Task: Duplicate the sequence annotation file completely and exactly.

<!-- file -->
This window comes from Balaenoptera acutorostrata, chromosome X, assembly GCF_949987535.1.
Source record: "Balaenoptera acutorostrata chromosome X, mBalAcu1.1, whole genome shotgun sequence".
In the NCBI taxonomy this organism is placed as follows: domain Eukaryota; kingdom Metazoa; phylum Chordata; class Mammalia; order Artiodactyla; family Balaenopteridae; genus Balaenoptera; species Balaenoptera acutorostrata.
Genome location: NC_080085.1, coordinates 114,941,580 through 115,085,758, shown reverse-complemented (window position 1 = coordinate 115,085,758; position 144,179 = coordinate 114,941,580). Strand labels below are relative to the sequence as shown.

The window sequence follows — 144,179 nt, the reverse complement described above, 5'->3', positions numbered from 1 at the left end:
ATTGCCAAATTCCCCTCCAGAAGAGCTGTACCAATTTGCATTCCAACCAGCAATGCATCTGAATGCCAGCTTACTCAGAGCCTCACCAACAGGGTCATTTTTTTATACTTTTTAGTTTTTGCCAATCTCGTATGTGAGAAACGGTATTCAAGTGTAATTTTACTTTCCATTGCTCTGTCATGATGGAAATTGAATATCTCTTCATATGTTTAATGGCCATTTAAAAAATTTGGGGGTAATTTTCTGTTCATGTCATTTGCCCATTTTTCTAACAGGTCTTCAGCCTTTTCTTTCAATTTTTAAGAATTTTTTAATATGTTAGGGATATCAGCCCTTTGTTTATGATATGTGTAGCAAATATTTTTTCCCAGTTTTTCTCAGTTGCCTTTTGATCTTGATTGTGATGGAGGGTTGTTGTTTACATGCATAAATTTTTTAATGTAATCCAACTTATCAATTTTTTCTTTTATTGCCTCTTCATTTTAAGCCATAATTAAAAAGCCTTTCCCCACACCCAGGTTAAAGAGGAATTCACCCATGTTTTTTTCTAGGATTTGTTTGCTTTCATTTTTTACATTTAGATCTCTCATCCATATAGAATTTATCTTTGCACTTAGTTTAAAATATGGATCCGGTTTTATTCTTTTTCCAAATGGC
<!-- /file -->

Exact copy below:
This window comes from Balaenoptera acutorostrata, chromosome X, assembly GCF_949987535.1.
Source record: "Balaenoptera acutorostrata chromosome X, mBalAcu1.1, whole genome shotgun sequence".
In the NCBI taxonomy this organism is placed as follows: domain Eukaryota; kingdom Metazoa; phylum Chordata; class Mammalia; order Artiodactyla; family Balaenopteridae; genus Balaenoptera; species Balaenoptera acutorostrata.
Genome location: NC_080085.1, coordinates 114,941,580 through 115,085,758, shown reverse-complemented (window position 1 = coordinate 115,085,758; position 144,179 = coordinate 114,941,580). Strand labels below are relative to the sequence as shown.

The window sequence follows — 144,179 nt, the reverse complement described above, 5'->3', positions numbered from 1 at the left end:
ATTGCCAAATTCCCCTCCAGAAGAGCTGTACCAATTTGCATTCCAACCAGCAATGCATCTGAATGCCAGCTTACTCAGAGCCTCACCAACAGGGTCATTTTTTTATACTTTTTAGTTTTTGCCAATCTCGTATGTGAGAAACGGTATTCAAGTGTAATTTTACTTTCCATTGCTCTGTCATGATGGAAATTGAATATCTCTTCATATGTTTAATGGCCATTTAAAAAATTTGGGGGTAATTTTCTGTTCATGTCATTTGCCCATTTTTCTAACAGGTCTTCAGCCTTTTCTTTCAATTTTTAAGAATTTTTTAATATGTTAGGGATATCAGCCCTTTGTTTATGATATGTGTAGCAAATATTTTTTCCCAGTTTTTCTCAGTTGCCTTTTGATCTTGATTGTGATGGAGGGTTGTTGTTTACATGCATAAATTTTTTAATGTAATCCAACTTATCAATTTTTTCTTTTATTGCCTCTTCATTTTAAGCCATAATTAAAAAGCCTTTCCCCACACCCAGGTTAAAGAGGAATTCACCCATGTTTTTTTCTAGGATTTGTTTGCTTTCATTTTTTACATTTAGATCTCTCATCCATATAGAATTTATCTTTGCACTTAGTTTAAAATATGGATCCGGTTTTATTCTTTTTCCAAATGGC